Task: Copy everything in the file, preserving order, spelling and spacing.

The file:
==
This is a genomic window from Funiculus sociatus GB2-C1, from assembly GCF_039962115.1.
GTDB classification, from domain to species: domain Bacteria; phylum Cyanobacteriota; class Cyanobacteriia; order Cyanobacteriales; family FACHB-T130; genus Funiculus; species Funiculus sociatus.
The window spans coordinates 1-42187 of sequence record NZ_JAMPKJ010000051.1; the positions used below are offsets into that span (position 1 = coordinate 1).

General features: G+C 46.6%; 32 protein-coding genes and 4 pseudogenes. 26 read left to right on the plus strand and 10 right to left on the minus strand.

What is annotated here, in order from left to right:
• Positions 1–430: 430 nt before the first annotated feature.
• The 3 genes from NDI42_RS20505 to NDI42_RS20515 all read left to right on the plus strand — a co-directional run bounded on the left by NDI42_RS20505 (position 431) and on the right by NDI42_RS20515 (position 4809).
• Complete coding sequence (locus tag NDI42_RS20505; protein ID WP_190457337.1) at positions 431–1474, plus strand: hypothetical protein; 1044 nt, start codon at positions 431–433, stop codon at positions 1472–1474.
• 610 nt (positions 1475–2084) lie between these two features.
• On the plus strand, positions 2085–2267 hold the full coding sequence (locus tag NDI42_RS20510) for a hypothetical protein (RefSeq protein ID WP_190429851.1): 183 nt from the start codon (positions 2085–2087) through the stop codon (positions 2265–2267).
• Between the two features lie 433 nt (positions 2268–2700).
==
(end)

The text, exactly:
This is a genomic window from Funiculus sociatus GB2-C1, from assembly GCF_039962115.1.
GTDB classification, from domain to species: domain Bacteria; phylum Cyanobacteriota; class Cyanobacteriia; order Cyanobacteriales; family FACHB-T130; genus Funiculus; species Funiculus sociatus.
The window spans coordinates 1-42187 of sequence record NZ_JAMPKJ010000051.1; the positions used below are offsets into that span (position 1 = coordinate 1).

General features: G+C 46.6%; 32 protein-coding genes and 4 pseudogenes. 26 read left to right on the plus strand and 10 right to left on the minus strand.

What is annotated here, in order from left to right:
• Positions 1–430: 430 nt before the first annotated feature.
• The 3 genes from NDI42_RS20505 to NDI42_RS20515 all read left to right on the plus strand — a co-directional run bounded on the left by NDI42_RS20505 (position 431) and on the right by NDI42_RS20515 (position 4809).
• Complete coding sequence (locus tag NDI42_RS20505; protein ID WP_190457337.1) at positions 431–1474, plus strand: hypothetical protein; 1044 nt, start codon at positions 431–433, stop codon at positions 1472–1474.
• 610 nt (positions 1475–2084) lie between these two features.
• On the plus strand, positions 2085–2267 hold the full coding sequence (locus tag NDI42_RS20510) for a hypothetical protein (RefSeq protein ID WP_190429851.1): 183 nt from the start codon (positions 2085–2087) through the stop codon (positions 2265–2267).
• Between the two features lie 433 nt (positions 2268–2700).